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Transcript 40066

Launch of the book The Dismissal by Paul Kelly and Troy Bramston

Photo of Turnbull, Malcolm

Turnbull, Malcolm

Period of Service: 15/09/2015 to 24/08/2018

More information about Turnbull, Malcolm on The National Archive website.

Release Date: 11/11/2015

Release Type: Transcript

Transcript ID: 40066

Location: Canberra

Thank you very much indeed. One thing you learn very quickly in this parliament is to respect the forensic skills of Paul Kelly.  I'm here today to celebrate another monumental effort of unrelenting, tenacious research by Paul and his colleague Troy Bramston in bringing to us this anniversary edition of The Dismissal.

Now, the rawness of the emotions may long have subsided since those stormy days in November 1975. But for Australians old enough to remember 40 years back, it's quite a few of us here, this book provides a chance to explore fresh insights into the forces driving the key protagonists, as a parliamentary deadlock evolved into a full blown constitutional crisis, Ultimately leading to the dismissal of the Whitlam Government.

As we get up close and personal to this epic power play between Gough Whitlam, Malcolm Fraser and John Kerr, the eyes and ears of Kelly appear to be everywhere. They still are.

We eaves drop on a fateful phone call between the Governor-General and the Opposition Leader at 9:55 on the morning of November 11. We're taken to a dressing room at Buckingham Palace, as Britain wakes to the news an Australian government is being dismissed by Her Majesty's representative. We hear of a candid conference between Paul Hasluck and Lord Charteris, aboard the Royal yacht Britannia during the Queen's Silver Jubilee visit in 1977.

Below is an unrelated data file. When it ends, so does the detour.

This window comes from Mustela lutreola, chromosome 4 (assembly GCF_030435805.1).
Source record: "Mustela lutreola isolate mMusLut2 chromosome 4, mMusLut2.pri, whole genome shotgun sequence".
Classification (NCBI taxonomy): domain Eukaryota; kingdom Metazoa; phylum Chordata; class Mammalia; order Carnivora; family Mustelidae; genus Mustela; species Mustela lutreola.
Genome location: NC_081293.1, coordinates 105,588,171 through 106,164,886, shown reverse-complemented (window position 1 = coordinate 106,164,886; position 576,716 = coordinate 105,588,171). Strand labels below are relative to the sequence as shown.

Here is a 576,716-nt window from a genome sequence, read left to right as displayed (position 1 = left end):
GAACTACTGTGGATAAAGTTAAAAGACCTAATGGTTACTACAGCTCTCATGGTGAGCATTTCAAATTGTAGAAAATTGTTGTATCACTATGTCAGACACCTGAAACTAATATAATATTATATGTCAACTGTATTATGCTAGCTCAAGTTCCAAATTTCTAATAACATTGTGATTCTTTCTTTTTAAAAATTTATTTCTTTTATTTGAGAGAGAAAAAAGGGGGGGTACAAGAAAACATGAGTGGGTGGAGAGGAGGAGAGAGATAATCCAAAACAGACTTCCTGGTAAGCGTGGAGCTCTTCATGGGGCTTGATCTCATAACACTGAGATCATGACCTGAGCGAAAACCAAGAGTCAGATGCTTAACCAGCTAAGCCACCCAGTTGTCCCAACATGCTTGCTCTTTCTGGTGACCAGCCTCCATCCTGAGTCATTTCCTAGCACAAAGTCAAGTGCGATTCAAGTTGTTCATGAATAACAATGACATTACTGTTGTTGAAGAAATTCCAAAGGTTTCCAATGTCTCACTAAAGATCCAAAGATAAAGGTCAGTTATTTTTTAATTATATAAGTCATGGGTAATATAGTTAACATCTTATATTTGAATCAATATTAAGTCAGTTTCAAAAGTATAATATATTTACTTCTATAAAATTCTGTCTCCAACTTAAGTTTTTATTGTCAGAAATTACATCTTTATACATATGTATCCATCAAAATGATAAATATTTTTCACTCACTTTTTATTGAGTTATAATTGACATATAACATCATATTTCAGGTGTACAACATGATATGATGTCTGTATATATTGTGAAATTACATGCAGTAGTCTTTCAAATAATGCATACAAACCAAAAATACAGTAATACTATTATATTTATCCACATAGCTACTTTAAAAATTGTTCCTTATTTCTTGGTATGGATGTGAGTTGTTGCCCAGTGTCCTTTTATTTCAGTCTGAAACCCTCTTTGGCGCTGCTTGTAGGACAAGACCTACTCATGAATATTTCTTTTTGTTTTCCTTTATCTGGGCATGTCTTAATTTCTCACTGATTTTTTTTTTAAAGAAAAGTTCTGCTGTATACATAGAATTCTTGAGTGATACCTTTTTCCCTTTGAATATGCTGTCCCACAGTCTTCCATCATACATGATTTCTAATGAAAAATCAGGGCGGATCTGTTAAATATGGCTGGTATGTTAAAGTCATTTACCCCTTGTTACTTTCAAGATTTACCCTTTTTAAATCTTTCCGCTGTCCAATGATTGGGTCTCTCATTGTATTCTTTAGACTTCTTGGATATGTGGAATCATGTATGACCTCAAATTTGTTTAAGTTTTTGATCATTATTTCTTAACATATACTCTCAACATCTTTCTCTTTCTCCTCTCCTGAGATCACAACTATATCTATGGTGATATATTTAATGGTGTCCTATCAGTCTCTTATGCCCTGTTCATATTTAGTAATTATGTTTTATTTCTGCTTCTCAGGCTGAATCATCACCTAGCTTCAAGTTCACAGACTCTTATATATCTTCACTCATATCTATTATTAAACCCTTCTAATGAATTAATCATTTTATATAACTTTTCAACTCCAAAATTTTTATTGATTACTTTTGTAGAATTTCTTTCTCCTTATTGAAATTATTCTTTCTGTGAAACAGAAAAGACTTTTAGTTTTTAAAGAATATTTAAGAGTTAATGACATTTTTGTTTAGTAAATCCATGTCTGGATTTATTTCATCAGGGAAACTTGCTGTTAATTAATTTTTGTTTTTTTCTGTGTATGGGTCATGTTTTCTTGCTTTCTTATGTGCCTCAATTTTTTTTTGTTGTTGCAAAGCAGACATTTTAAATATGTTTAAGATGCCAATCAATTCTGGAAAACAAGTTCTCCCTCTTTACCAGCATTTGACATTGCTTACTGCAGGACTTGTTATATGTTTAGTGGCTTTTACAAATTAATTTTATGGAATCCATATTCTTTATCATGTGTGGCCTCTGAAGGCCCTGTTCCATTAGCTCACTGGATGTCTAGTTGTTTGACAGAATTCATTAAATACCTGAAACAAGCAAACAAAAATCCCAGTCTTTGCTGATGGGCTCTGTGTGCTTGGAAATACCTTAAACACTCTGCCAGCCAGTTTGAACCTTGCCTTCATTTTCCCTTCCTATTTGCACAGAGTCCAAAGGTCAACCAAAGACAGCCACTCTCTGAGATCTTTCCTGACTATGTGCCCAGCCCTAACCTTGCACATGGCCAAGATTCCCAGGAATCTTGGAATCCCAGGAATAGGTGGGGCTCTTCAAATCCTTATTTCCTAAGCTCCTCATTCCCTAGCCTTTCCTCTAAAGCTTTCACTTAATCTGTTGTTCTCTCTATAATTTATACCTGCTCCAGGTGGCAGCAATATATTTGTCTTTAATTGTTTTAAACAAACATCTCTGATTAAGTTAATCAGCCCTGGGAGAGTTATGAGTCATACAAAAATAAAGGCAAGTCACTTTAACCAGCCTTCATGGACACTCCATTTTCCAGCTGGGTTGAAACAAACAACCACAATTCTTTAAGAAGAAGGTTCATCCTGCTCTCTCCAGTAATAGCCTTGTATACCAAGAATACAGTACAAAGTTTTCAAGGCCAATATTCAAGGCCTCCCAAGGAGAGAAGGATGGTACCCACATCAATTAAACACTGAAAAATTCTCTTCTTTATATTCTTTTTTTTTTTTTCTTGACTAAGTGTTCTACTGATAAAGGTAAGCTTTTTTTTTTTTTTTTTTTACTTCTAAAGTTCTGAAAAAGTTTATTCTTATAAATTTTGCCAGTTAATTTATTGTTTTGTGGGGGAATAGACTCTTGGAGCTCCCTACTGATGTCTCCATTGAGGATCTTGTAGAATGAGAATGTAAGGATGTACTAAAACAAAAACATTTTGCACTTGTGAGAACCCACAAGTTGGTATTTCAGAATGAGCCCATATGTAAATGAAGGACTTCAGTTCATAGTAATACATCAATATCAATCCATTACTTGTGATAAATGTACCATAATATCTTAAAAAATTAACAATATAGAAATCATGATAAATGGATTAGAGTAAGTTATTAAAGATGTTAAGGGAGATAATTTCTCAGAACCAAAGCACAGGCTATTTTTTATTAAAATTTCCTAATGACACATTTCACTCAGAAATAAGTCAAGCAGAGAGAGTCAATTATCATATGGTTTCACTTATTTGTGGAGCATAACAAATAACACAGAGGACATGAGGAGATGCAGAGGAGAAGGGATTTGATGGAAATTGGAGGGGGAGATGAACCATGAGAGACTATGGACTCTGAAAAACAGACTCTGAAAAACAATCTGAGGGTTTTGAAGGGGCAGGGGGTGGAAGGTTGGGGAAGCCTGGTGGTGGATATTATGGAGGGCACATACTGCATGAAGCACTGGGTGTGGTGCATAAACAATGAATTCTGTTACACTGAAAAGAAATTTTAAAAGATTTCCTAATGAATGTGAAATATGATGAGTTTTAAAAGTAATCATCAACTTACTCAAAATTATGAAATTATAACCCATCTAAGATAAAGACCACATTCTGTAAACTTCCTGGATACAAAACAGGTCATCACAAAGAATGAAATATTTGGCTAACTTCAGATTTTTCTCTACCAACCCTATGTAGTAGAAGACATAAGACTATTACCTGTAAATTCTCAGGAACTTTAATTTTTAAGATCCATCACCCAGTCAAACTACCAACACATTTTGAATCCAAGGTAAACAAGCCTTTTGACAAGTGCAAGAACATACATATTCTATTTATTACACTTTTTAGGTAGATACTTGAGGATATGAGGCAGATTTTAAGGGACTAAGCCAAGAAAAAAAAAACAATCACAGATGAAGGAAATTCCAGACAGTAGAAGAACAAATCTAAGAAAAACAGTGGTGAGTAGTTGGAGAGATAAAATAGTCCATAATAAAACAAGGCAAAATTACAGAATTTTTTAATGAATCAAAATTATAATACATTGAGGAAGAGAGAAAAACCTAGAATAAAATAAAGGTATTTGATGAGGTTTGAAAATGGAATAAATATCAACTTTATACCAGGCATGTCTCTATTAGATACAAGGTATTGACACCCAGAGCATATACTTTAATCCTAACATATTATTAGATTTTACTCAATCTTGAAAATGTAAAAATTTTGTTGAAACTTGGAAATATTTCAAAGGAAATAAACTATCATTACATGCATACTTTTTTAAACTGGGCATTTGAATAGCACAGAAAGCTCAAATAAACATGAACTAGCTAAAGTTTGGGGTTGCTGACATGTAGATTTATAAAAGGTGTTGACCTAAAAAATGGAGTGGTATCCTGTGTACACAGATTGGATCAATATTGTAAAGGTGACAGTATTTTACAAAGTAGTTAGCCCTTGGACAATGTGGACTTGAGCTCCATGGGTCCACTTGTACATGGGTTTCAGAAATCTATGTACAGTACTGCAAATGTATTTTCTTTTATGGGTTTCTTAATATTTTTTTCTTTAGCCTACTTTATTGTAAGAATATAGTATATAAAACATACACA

There are hundreds more of these vignettes and this book sets out, in extraordinary depth, the chronology of events and the critical conversations. It brings to life an extensive trail of documents, including letters, notes, records of phone calls and personal recollections.

Now Australians as always will make their own judgments about 1975 and hindsight, of course, offers 20/20 vision. Although at least for our own part, my views on Sir John’s conduct have remained consistent since I wrote about it, the Dismissal, at the time as a very young journalist.

For what it's worth, I believed then, and I still do, that Sir John should have given Whitlam notice of his intentions. His justification that if he had, which he gave to me some years later when I met with him, and he's obviously written himself, that if he had done so he feared that Whitlam would sack him first, I don't think is an adequate justification for that failure of notice.

Nonetheless, it's 40 years away, it's history, and everyone’s entitled to a view. This book allows to us revisit those days of tumult, to look anew at the chronology and to refresh our understanding.

For those familiar with the territory it's a chance for reflection and reappraisal.